THE BLOG

America's Next Top Monarch

07/29/2013 08:09 EDT | Updated 09/28/2013 05:12 EDT
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LONDON, UNITED KINGDOM - JULY 23: Prince William, Duke of Cambridge and Catherine, Duchess of Cambridge with their newborn son speak to the media before departing the Lindo Wing of St Mary's Hospital on July 23, 2013 in London, England. Catherine, Duchess of Cambridge yesterday gave birth to a boy at 16.24 BST and weighing 8lb 6oz, with Prince William, Duke of Cambridge at her side. The baby, as yet unnamed, is third in line to the throne and becomes the Prince of Cambridge. (Photo by Anwar Hussein/WireImage)

Well, it finally happened. The Duchess of Cambridge gave birth to a son George who instantly became third in line to the British throne.

Most here in Canada are thrilled with the news of the royal birth. After all, young George is not only England's king-in-waiting, he's also destined to be ours as well.

Personally, I'm not a big fan of the monarchy. But I have to admit that there are some advantages. Unlike Americans, we don't have to fret about choosing our head of state; it's completely out of our hands.

More importantly, all this royalty obsession is good for the economy. Every time one of the royals weds, births, divorces or dies, we devote scads of media coverage to the event. Plus our kitsch sellers generate huge revenues importing endless royal memorabilia from China.

Which got me to thinking. Maybe it's time you Americans got on this royal bandwagon, too. From what I can see, you're almost as bad as us with your royal media watches. American news coverage of this latest royal event gave it a prominence well beyond its actual importance to Americans.

It's almost as if you secretly wish you had your own monarch. I know your political genesis was the severing of royal ties with Great Britain but that doesn't mean you were anti-monarchists at heart. In fact, I believe that back then there was lots of support for making George Washington your first king.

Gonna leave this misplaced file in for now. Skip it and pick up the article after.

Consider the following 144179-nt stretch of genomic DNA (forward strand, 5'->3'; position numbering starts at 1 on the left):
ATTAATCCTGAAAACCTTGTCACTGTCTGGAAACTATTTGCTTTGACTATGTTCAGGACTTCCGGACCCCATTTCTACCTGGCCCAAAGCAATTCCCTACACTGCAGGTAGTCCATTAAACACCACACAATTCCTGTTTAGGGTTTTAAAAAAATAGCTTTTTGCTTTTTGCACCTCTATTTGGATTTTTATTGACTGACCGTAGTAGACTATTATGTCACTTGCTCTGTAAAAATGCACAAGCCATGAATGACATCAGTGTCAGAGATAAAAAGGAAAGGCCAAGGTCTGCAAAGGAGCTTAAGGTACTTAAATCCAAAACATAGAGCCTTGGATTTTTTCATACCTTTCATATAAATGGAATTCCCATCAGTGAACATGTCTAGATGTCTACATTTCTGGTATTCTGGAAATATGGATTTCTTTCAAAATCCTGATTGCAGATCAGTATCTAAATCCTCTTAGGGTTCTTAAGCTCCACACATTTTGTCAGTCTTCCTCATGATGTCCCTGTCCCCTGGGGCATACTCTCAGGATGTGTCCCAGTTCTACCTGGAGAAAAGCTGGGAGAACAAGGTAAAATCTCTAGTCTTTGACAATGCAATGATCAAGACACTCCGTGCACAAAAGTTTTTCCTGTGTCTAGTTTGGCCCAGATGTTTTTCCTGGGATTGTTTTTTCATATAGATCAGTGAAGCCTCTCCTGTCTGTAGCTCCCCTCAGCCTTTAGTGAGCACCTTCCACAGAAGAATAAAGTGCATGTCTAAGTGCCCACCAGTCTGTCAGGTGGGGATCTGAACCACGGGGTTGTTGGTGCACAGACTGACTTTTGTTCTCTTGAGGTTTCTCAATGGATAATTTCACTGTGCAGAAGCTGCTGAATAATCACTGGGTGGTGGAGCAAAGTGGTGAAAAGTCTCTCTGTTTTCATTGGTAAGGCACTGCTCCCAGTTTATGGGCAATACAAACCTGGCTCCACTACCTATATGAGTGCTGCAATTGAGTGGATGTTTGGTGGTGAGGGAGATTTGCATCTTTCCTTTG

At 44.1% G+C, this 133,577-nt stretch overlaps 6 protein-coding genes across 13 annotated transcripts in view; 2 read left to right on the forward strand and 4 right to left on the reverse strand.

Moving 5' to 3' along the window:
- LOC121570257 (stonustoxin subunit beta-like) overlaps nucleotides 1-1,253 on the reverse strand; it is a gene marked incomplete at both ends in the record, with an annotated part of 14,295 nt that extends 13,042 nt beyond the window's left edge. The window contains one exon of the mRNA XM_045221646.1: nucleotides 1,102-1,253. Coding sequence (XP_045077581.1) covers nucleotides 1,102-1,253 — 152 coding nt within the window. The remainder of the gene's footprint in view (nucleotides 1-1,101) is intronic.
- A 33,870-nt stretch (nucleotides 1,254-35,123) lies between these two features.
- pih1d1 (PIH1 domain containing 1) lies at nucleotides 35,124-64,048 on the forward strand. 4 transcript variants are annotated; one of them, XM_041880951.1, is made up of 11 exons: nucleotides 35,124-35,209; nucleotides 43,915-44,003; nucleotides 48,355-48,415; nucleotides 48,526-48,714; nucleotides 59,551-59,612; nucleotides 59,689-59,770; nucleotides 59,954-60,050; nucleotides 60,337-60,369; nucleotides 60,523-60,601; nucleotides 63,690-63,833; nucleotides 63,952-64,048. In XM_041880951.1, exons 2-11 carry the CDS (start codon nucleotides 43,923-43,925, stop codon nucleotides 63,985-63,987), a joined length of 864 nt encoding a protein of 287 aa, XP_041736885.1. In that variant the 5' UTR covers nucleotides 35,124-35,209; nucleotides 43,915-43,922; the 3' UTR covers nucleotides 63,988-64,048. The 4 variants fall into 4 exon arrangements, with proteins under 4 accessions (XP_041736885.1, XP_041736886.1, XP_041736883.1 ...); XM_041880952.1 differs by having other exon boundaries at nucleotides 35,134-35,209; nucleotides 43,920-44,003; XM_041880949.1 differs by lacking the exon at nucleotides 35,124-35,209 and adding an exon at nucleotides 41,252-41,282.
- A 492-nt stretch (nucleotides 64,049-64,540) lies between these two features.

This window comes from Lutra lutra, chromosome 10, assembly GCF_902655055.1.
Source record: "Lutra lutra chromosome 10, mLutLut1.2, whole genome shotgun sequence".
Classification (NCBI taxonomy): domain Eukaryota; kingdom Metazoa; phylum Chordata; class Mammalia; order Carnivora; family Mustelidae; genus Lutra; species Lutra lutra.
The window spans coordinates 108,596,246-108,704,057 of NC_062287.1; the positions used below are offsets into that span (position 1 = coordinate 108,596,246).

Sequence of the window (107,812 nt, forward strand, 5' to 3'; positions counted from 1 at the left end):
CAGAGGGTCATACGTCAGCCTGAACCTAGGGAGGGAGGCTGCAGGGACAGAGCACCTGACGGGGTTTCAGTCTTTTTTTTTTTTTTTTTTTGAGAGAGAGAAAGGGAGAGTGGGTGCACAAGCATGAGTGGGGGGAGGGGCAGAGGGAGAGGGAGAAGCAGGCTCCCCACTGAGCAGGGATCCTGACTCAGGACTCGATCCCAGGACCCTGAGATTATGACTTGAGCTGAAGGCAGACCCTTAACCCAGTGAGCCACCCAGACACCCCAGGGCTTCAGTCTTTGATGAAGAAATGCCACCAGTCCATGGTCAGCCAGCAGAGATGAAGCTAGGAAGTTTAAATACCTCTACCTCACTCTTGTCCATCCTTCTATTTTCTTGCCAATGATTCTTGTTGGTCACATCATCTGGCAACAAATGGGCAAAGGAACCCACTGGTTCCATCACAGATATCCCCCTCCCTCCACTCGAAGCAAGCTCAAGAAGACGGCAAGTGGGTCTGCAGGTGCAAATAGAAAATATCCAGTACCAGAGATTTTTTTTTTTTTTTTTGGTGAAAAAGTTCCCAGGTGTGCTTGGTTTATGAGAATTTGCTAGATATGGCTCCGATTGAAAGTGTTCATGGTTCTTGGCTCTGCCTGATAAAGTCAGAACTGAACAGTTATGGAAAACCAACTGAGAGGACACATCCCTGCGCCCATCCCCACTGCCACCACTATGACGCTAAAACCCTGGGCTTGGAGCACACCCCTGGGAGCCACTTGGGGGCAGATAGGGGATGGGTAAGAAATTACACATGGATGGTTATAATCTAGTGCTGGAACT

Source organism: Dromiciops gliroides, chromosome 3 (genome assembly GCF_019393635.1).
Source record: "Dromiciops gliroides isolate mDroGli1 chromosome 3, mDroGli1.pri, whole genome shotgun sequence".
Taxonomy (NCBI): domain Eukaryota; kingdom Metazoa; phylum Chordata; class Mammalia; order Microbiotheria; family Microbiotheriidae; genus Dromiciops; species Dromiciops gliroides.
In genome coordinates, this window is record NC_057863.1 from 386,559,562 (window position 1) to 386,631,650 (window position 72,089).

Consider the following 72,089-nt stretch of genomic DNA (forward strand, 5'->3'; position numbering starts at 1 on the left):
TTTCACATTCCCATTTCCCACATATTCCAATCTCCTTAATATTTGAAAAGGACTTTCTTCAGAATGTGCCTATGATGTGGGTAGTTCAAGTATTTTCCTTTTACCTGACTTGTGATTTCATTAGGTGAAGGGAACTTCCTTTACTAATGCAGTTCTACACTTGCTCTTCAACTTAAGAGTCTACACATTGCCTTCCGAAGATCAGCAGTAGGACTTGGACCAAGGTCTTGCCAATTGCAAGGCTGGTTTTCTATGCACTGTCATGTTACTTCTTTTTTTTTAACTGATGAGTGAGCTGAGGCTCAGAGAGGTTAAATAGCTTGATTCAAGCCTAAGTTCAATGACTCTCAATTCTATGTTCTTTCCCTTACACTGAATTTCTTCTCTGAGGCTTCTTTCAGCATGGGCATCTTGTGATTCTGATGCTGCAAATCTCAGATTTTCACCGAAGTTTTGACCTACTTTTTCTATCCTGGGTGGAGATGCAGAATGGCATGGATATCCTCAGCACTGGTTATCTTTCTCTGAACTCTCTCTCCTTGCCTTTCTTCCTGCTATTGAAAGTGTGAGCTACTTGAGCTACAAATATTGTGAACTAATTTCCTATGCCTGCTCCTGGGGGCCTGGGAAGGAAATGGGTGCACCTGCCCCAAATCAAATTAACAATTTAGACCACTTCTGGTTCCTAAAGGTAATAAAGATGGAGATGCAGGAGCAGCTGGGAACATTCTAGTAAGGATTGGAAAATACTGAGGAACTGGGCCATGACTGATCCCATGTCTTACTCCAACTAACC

What better time to reassert America's royalist desires than now? And what better way to do it than to jump on the British bandwagon?

Take a tip from us Canadians. Our motto is 'Why bother doing it ourselves when we can simply piggyback onto someone else's work?'

Our head of state is the British monarch. We don't have to create some elaborate political mechanism to achieve that end. We just wait for the Brits to say their new head of state is Charles, William or George and then we just say "Us too!"

I think, deep down, you folks would like nothing better than to say "Us too!" and let the next royal also be the King of America. It doesn't have to be right now. In fact, to honor your first president, you could even wait until young George ascends the throne and let him be your king, too.

I know this could be a bit touchy, given your dislike of King George III prior to the Revolutionary War. But there have been a few more Georges since then and hopefully you can forgive and forget what happened over two hundred years ago.

As for the Brits, when baby George eventually takes the throne, he'll become King George VII, following Elizabeth's daddy King George VI. But I don't see why you have to be weighed down with all this numerical history. I'm sure the British wouldn't mind if you adopted young George as your king but anoint him King George I as America's first monarch, a fitting tribute to George Washington, the almost-first-king of your country.

Think of the advantages. You'll get to fully participate in all the pomp, pageantry, and hoopla surrounding everything royal. You can have your own royal foot guards, residences and monuments, additional tourist attractions that will surely generate much-needed revenue.

You can even go whole hog and start handing out royal titles and awards. We here in Canada tend to do that type of thing through the Queen's representative in Canada, the Governor General. But there's really no reason you couldn't create your own royal representative with attendant royal awards that he or she could hand out to the rich and famous of the land who would undoubtedly pay good money to get them. Think of it as a tax on the rich, a tax they'd likely fall over one another to pay.

Wouldn't you like to be fully invested in all the silliness that occasions royal events? Think about it. You don't have to decide right now. Based on past experience, I doubt little George will become King George for a long, long while.